Professor Deaton, a principal advisor to the Legatum Institute’s global Prosperity Index and a long-standing friend to the international think tank, was awarded the prestigious Prize for his analysis of consumption, poverty and welfare.
In 2014, Professor Deaton co-authored the Legatum Institute's Wellbeing & Policy report as part of its Commission on Wellbeing and Policy. The Commission, which was chaired by former UK Cabinet Secretary, Lord O'Donnell, argued that analysis of wellbeing should influence government policy-making.
Professor Deaton advises the Legatum Institute's annual Prosperity Index, which compares the economic and social wellbeing of 142 countries across the world. The 2015 Index will be published on 2 November.
In November 2014, Professor Deaton spoke at a round-table discussion in New York hosted by the Legatum Institute. He argued that various measures of wellbeing, such as how people feel about their lives, their health or their mental state, can add something to our analysis of countries and individuals. The discussion explored some of the causes of personal wellbeing, such as strong familial and community relationships, while touching on the need for further work to explore what actions governments may take to improve the lives of their citizens without circumscribing individual freedom.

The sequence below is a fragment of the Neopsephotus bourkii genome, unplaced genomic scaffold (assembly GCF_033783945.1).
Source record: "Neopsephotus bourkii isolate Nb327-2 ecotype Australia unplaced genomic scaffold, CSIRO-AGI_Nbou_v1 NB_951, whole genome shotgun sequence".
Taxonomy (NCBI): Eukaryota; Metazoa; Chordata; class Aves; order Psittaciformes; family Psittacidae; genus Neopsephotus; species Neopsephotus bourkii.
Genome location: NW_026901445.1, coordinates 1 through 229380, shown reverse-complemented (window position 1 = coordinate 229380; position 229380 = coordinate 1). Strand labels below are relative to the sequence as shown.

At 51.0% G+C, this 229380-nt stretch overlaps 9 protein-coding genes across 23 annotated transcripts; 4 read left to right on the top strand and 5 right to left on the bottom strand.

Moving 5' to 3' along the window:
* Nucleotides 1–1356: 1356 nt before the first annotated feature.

Sian Hansen, Executive Director of the Legatum Institute said:
“The Legatum Institute would like to congratulate Professor Deaton on this outstanding achievement. Angus has contributed a huge amount to our work on the importance of wellbeing to prosperity and we are delighted that his first class contribution in this area has been recognised at the highest level.”
For more information, please contact Nick Faith at the Legatum Institute (P: +44 (0) 7960 996 233)
About the Legatum Institute
The Legatum Institute is an international think tank and educational charity focused on promoting prosperity. We do this by researching our core themes of revitalising capitalism and democracy. The Legatum Prosperity Index™, our signature publication, ranks 142 countries in terms of wealth and wellbeing.